Considering the difficulty of amending the accrued pension benefits, plan sponsors cannot expect relief for their funding deficits to come from beneficiaries.
Nobody will bail out individuals either, but despite the minimal returns currently provided by fixed income instruments, workable strategies are available. A well-diversified asset allocation portfolio still holds promise for compounding savings, even if the "safe" investment-grade bond portion of the portfolio offers so little in the way of real or even nominal investment returns. Such an allocation might include high-yield equities or municipal bonds. While equities present the possibility of capital loss, a sufficiently long investment horizon mitigates the risk. Yes, the yields on municipal bonds have declined along with the rest of the market but future higher tax rates — a distinct possibility — have yet to be priced in. A long-term (greater than 20 years) asset allocation model might look something like the one presented at right.
The yield famine is ongoing
Savers today must recognize the yield famine could persist as the forces that led to hyperlow rates show few signs of abating. Rates will remain low as long as global economic activity remains moribund. Although it is possible that higher inflation could eventually erode the real value of high debt levels, monetary policy directed at this goal has so far failed to interrupt the deflationary trend, boost the velocity of money, or accelerate economic growth. Should another financial crisis trigger a broad-based asset price decline that compels debtors to liquidate leveraged assets to repay debt, a systemic deflationary reaction could result; but with rates already so low, it is difficult to know how effective other unconventional attempts at crisis mitigation may be.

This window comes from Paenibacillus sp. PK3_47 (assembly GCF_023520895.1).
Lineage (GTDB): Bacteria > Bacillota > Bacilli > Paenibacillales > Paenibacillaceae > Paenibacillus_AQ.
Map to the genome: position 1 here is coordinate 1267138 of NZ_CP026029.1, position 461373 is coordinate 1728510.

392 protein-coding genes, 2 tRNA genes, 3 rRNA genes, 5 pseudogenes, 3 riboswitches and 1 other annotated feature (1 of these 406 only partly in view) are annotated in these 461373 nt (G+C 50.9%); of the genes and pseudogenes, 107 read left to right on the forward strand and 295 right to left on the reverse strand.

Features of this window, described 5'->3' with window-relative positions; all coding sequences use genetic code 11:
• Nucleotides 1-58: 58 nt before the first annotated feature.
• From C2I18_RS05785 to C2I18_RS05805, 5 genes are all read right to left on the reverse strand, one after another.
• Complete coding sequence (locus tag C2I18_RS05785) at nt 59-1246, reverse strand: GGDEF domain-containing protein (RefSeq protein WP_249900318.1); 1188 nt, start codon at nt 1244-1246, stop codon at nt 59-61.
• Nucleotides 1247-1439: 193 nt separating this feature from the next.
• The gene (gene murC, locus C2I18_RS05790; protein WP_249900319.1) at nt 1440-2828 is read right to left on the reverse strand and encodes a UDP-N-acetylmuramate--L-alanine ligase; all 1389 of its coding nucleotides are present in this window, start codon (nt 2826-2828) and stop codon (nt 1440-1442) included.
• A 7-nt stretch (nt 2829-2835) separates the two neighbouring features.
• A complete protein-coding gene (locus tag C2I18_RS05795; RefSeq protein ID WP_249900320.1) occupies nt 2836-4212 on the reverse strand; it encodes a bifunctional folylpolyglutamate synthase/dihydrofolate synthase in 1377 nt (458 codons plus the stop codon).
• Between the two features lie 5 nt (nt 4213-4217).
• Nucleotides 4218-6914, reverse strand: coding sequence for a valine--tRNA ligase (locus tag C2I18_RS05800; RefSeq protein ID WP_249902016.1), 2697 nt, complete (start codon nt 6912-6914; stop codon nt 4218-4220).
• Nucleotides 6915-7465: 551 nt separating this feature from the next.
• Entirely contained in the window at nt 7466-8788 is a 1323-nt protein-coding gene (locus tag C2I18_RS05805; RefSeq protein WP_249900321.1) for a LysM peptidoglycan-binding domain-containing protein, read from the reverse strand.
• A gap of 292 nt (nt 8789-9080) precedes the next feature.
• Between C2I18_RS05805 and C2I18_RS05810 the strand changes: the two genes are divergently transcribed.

A silver lining for investors
Unlike pension administrators, whose investment policies may be constrained to various degrees, individual investors have greater flexibility and, depending on their age, the flexibility to ride out the volatility of various investment cycles without compromising long-term investing goals. The low level of inflation implied by the current term structure of interest rates also indicates that savings do not need to grow as aggressively as in the past to fund future liabilities. Additionally, while the catalysts are not currently visible, it is not out of the question for a new regime to eventually take over, leading to higher rates and better long-term returns, even if the transition is bumpy.
Although the hyperlow rates in the US have been linked to rising prices in other asset classes, such as US equities, other parts of the world have not been so fortunate — European and Emerging Markets stock markets in particular. Some investors claim that the relatively high valuations of US stocks are warranted by the low interest rates, but if that is indeed true, it argues that lower-valuation European and emerging markets stocks may be real bargains by comparison. Interestingly, we have seen a rebound in emerging market stocks this year, although developed international markets have yet to join in.
In the end, it is our conviction that markets have long rewarded patient investors who diversify their portfolios. Despite today's rate environment, the market continues to offer opportunities to diversify, and we believe investors who take advantage of those opportunities will have a better chance of success in the years to come.
¹ Assuming they have never read Die Broke: A Radical Four-Part Financial Plan, in which author Stephen Pollan argues that leaving a large estate should not be the goal.
² Eurozone yields courtesy of European Central Bank https://www.ecb.europa.eu/stats/money/yc/html/index.en.html
³ Employee Benefit Research Institute: History of Pension Plans https://www.ebri.org/publications/facts/index.cfm?fa=0398afact
Copyright 2016 Saturna Capital Corporation and/or its affiliates. All rights reserved. Vol. 10 · No. 6